Meekness and HMS Titanic

Lest we worry overmuch that our meekness might be an open invitation for others to abuse us, it is well to note some of its less-understood features. For example, meekness may not always “win”, especially in worldly matters or in the short run; but in the long run the meek will inherit the earth. And meekness is not the acceptance of imposition; it can still be firm, still insist on fairness, even reprove with sharpness on occasion. Meekness also can ask inspired, piercing questions. Meekness impels us to speak the truth in love. Meekness brings its own compensatory blessings, especially that of an enhanced direction from the Holy Spirit.

– Neal A. Maxwell, Men and Women of Christ (Salt Lake City, Utah: Deseret Book, 1991), 59.

Meekness is not mere niceness. It is not being a doormat. Meekness does not ignore sin or error just to avoid causing offense.

Meekness cares above all about the truth. The meek worry little about themselves and their own comfort.

And so, the meek will often be hated and accused of intolerance, being “mean,” and so forth. The meek will rarely spend a lot of time defending themselves or their motives–it rarely occurs to them that they ought to, or that such a battle would be worth it.

Thus, the meek tend to appear bested in the worldly arenas and in matters about which their opponents hyperventilate.

One has only to think of Jesus, who was meek without being timid, declarative without being celebrated.

As one ponders attributes like meekness and humility, he cannot help but observe how much of our mortality is spent in rearranging the furniture of our relationships and in interminable organizational shufflings because of ego rather than for genuine improvement. How many new emphases and new thrusts are silly new extrusions of untamed ego? Or represent a drunkenness of conscientiousness?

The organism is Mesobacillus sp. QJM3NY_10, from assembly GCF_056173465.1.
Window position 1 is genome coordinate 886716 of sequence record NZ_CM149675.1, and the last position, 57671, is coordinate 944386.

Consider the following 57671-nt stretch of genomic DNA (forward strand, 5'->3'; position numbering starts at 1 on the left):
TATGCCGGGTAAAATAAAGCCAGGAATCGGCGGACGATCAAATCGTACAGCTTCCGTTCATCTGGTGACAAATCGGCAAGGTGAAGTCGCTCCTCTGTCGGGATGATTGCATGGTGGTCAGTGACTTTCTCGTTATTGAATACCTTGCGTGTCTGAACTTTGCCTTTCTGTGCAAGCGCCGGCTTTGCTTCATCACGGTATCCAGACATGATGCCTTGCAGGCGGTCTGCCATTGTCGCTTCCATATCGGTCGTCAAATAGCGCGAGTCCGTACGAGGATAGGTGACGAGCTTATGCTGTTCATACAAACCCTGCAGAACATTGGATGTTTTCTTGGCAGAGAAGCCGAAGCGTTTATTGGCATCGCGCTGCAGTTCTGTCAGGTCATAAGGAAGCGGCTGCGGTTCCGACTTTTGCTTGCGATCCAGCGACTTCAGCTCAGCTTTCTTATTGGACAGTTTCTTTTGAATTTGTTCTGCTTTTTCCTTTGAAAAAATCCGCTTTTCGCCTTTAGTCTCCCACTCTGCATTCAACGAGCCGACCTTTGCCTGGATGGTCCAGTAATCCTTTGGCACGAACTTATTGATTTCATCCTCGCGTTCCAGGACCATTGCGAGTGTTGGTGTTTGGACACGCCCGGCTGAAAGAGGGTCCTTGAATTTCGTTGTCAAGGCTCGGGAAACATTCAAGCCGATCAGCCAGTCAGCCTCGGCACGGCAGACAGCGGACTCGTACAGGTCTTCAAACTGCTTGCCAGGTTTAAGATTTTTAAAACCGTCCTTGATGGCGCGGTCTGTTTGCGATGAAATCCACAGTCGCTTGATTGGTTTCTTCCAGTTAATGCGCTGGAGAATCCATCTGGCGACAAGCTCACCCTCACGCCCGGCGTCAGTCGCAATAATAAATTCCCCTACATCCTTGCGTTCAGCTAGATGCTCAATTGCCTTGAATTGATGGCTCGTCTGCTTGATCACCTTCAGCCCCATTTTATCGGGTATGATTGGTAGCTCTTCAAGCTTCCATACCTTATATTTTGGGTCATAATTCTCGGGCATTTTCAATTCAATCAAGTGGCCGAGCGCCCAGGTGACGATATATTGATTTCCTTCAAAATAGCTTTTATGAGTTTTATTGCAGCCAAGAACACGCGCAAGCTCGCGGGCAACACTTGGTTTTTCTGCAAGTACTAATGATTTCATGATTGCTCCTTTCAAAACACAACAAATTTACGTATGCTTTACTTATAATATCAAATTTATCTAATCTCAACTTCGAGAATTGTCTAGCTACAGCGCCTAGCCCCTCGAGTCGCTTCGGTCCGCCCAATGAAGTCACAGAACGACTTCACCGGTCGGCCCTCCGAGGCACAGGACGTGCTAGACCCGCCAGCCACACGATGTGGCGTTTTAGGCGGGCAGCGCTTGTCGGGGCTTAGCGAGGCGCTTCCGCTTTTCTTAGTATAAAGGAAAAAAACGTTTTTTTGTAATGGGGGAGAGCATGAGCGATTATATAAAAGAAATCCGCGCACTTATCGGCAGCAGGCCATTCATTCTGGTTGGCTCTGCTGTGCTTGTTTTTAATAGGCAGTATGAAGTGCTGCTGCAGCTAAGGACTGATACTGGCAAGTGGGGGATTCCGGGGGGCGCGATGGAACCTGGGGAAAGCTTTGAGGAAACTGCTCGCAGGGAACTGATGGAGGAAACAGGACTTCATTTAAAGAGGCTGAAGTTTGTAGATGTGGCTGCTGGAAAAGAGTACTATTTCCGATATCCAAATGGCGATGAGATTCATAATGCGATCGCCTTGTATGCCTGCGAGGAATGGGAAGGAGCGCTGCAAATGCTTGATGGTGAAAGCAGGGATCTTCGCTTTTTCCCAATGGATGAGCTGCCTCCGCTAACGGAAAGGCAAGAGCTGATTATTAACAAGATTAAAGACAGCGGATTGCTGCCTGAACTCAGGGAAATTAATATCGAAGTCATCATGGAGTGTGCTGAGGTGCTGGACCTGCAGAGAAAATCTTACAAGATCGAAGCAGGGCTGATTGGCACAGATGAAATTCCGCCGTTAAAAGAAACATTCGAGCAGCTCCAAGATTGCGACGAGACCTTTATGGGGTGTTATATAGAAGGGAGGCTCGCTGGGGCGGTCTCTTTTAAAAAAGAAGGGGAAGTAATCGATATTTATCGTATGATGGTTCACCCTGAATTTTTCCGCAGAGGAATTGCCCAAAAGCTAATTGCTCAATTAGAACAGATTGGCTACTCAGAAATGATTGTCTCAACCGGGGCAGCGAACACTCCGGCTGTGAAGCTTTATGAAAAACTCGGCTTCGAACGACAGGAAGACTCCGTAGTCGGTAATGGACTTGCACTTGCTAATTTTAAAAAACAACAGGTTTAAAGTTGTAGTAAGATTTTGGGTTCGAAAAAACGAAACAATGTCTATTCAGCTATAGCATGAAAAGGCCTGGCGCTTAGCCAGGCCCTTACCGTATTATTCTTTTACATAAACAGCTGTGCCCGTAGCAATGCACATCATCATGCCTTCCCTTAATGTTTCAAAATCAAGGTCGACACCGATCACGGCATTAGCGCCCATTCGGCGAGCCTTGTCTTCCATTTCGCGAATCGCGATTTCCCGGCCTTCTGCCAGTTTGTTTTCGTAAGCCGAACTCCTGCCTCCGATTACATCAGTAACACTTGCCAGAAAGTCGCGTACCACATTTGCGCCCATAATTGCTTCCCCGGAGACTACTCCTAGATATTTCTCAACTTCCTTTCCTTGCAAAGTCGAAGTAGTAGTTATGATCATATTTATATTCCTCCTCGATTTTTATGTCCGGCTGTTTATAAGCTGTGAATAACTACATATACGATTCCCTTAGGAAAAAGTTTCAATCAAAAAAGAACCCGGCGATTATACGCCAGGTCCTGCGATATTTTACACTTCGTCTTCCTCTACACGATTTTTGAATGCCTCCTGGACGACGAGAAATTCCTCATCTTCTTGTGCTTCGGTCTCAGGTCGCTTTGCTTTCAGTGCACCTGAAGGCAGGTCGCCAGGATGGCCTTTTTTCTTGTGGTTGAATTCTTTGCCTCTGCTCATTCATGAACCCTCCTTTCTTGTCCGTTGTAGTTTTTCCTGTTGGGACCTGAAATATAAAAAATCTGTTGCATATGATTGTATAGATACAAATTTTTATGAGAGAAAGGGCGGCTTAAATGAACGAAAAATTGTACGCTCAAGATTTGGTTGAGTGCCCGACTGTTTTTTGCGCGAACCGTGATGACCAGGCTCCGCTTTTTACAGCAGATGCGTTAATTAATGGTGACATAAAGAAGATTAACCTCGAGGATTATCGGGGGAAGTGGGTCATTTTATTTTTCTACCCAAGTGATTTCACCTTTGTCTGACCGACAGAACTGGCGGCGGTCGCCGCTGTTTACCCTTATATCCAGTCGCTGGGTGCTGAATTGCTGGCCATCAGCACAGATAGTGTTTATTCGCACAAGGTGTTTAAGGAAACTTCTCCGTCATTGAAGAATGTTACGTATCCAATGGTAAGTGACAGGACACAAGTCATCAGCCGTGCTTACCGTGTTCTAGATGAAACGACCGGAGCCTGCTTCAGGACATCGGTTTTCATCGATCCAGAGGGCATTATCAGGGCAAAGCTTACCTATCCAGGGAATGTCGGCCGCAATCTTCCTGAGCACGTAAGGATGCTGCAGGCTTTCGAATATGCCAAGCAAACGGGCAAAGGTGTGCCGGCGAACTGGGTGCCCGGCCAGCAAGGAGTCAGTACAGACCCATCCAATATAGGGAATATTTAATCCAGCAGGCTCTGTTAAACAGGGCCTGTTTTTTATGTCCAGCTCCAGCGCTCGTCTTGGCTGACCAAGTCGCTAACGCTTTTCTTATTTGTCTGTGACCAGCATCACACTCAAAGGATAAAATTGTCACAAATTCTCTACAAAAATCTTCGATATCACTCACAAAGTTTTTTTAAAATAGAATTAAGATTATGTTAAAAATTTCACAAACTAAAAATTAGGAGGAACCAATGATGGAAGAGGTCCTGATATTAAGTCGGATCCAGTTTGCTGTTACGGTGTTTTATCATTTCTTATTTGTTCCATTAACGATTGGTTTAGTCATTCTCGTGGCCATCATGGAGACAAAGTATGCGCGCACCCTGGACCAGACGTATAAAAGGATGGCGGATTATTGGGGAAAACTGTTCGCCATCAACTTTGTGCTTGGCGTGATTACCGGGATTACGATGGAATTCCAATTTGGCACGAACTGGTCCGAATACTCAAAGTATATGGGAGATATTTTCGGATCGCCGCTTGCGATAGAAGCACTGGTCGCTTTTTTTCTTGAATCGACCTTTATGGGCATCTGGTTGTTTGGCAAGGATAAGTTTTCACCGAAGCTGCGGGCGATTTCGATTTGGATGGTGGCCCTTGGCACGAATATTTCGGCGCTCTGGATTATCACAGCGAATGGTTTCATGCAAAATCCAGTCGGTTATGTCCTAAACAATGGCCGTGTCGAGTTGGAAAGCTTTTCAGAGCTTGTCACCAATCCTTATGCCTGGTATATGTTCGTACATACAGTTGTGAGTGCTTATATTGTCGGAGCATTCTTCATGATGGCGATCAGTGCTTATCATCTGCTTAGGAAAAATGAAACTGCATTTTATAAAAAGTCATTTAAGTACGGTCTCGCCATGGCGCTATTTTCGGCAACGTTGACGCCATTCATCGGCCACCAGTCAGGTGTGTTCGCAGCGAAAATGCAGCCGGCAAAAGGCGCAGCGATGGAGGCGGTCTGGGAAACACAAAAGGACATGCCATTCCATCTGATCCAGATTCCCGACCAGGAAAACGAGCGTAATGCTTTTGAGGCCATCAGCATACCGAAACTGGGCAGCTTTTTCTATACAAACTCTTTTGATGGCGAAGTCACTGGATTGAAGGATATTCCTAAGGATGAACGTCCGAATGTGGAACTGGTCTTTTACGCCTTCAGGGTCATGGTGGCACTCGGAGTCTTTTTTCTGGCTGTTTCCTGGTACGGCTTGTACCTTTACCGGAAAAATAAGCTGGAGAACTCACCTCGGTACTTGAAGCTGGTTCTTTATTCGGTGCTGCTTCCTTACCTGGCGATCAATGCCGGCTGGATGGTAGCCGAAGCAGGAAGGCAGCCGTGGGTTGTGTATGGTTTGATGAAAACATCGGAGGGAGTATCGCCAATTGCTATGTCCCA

– Neal A. Maxwell, Even As I Am (Deseret Book Co., 1982), 61.

Those opponents–and the rest of us who have not gotten very far with meekness–tend to favor the flashy, superficial reinvention or reorientation over substance. They are forever announcing a “new direction” or “new priorities,” when in fact the destination is the same as before–the barren coastline of their own ego and praise of the world. The superficial priorities may shift, but only in the service of the rock-bottom issue: whatever serves the natural man well.

Such busy innovators who labor over a revamped org-chart need not, even, produce much of anything. A few bromides and platitudes for what they plan or intend to do suffice. And, after awhile, there will be further furniture shuffling as the ego-ridden Titanic plows blissfully onward through icy waters, deck chairs neatly aligned.

The meek, unconcerned with anything but results for the blessing of others, have little patience for such things.  Why? Because such cosmetic shuffling focuses upon matters which they have learned are of little worth and moment. The meek understand ego as both a lie and a trap.

And, they have learned through painful experience how much harder–and less praised–is genuine truth-telling and legitimate, sustained improvement.

They can thus sympathize with the pursers on the Titanic (for who would rather not do that which is easy than that which is hard?) even as they disagree with them.